Mixing It Up With MXene

Over the years reporting on battery developments, we’ve seen paper batteries, spray-on batteries, structural batteries and many types of material mixes.  Drexel University has tossed all the above intone big hopper and come up with MXene, a potentially dynamic way of making batteries, supercapacitors, antennas, and structural elements that can be conductors, semiconductors, and insulators, among myriad applications.

Going Through a Phase

MXenes are formed from layered MAX phases, defined by Drexel as forming, “A large family of ternary(composed of three) carbides with the general formula Mn+1AXn, where n = 1–3, M is an early transition metal, A is an A-group element (mostly IIIA and IVA), and X is C and/or N:”  That level of chemistry is two quantum leaps above your editor’s pay grade, so you’ll have to work out the implications for yourself.

peeling layers from the MAX phase produces specific characteristics for new materials.  Mixing this with the MXene slurry enables a protected anode

Or, you can read the more understandable explanation in this link.

Drexel explains, “MXenes are made by chemically etching a layered ceramic material called a MAX phase, to remove a set of chemically-related layers, leaving a stack of two-dimensional flakes. Researchers have produced more than 30 types of MXene to date, each with a slightly different set of properties.”

The research group Used two of them the to make  the silicon-MXene anodes for testing: titanium carbide and titanium carbonitride.   Researchers made another anode from graphene-wrapped silicon nanoparticles. “All three anode samples showed higher lithium-ion capacity than current graphite or silicon-carbon anodes used in Li-ion batteries as well as superior conductivity. The silicon-MXene anodes had on the order of 100 to 1,000 times higher conductivity than conventional silicon anodes.”

Good for Mass Production

“The continuous network of MXene nanosheets not only provides sufficient electrical conductivity and free space for accommodating the volume change but also well resolves the mechanical instability of Si,” according to the researchers. “Therefore, the combination of viscous MXene ink and high-capacity Si offers a powerful technique to construct advanced nanostructures with exceptional performance.” The process of slurry-casting MXene-silicon anodes is scalable for mass production of anodes of any size, which means they could make their way into batteries that power just about any of our devices.”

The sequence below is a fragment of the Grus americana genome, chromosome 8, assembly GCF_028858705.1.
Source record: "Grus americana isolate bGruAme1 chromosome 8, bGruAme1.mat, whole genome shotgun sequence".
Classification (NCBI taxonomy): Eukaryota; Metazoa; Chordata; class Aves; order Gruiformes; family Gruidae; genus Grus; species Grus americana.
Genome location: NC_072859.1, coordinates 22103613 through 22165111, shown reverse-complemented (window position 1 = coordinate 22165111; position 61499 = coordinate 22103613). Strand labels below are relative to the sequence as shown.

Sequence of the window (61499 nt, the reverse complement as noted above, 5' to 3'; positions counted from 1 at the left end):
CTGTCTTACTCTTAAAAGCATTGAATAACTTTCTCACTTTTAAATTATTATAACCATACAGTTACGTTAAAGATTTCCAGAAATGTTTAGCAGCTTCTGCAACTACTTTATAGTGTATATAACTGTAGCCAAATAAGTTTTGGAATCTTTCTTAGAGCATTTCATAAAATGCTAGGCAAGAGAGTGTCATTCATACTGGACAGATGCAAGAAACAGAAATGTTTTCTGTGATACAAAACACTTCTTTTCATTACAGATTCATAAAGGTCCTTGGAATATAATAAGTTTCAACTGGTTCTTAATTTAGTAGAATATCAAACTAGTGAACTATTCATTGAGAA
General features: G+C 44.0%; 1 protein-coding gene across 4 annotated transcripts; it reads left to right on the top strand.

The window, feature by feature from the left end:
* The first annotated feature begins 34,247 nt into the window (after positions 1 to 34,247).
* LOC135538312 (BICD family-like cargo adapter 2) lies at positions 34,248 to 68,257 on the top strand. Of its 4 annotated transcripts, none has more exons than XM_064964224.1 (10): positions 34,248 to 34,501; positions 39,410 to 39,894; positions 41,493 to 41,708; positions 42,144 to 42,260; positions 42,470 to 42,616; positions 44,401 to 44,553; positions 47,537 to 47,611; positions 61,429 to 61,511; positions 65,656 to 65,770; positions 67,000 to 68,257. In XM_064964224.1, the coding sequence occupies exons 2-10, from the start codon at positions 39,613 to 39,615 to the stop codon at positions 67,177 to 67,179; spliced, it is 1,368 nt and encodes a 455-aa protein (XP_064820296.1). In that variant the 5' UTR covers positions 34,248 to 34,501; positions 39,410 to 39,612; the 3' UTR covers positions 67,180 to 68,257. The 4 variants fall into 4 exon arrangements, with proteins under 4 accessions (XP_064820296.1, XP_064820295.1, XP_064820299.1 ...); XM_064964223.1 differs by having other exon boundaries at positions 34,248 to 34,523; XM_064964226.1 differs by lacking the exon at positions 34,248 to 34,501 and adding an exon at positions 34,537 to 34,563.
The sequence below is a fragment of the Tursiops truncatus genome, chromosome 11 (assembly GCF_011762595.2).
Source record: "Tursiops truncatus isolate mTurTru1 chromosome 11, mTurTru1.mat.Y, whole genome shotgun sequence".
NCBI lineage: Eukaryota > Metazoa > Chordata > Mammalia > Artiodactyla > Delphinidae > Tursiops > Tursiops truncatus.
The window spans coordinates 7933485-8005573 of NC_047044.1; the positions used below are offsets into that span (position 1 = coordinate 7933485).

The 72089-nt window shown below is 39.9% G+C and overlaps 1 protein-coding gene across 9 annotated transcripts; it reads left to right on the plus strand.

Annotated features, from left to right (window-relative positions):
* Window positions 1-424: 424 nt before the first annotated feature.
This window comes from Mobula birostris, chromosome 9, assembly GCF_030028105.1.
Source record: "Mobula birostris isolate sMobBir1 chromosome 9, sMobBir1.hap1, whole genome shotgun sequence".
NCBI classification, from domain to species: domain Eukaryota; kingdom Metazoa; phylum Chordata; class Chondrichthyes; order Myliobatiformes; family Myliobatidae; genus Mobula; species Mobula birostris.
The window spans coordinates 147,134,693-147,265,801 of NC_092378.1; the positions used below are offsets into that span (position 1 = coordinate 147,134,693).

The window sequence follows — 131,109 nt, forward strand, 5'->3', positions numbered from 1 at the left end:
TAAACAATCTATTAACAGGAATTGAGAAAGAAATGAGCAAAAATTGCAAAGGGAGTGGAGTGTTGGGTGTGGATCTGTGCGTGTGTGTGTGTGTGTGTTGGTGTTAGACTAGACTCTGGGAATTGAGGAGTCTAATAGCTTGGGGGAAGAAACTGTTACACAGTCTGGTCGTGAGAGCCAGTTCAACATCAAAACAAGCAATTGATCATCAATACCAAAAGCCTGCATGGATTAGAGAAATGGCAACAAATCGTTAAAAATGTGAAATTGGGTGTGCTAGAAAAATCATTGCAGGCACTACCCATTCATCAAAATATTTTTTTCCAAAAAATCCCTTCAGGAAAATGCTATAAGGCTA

Scanning electron microscope (SEM) view of MXene layers

Researchers found that slurry casting prevented the silicon anode from expanding to its breaking point, something other researchers have attempted for the last decade. Unrestrained, silicon can expand as much as 300 percent, which can cause it to break and  make the battery malfunction.  Excellent mechanical strength in the silicon-MXene anodes holps hold things together.  The anodes “are quite durable up to 450 microns thickness.”

This could expand the charge-to-charge life of cell phones and electric cars by as much as 40 percent, according to researchers from Drexel and Trinity College in Ireland.  “Silicon anodes are projected to replace graphite anodes in Li-ion batteries with a huge impact on the amount of energy stored,” said Yury Gogotsi, PhD, Distinguished University and Bach Professor in Drexel’s College of Engineering and director of the A.J. Drexel Nanomaterials Institute in the Department of Materials Science and Engineering, who was a co-author of the research. “We’ve discovered adding MXene materials to the silicon anodes can stabilize them enough to actually be used in batteries.”

You can see Dr. Gogotsi’s recent presentation in Spain below.

Researchers found that slurry casting prevented the silicon anode from expanding to its breaking point, something other researchers have attempted for the last decade. Unrestrained, silicon can expand as much as 300 percent, which can cause it to break and  make the battery malfunction.  Excellent mechanical strength in the silicon-MXene anodes holps hold things together.  The anodes “are quite durable up to 450 microns thickness.”

This could expand the charge-to-charge life of cell phones and electric cars by as much as 40 percent, according to researchers from Drexel and Trinity College in Ireland.  “Silicon anodes are projected to replace graphite anodes in Li-ion batteries with a huge impact on the amount of energy stored,” said Dr. Gogotsi,  who was a co-author of the research. “We’ve discovered adding MXene materials to the silicon anodes can stabilize them enough to actually be used in batteries.”  Lead author Chuanfang (John) Zhang from Trinity College, Ireland submitted the paper, “High capacity silicon anodes enabled by MXene viscous aqueous ink,” to Nature Communications, where it was published on February 20, 2019.

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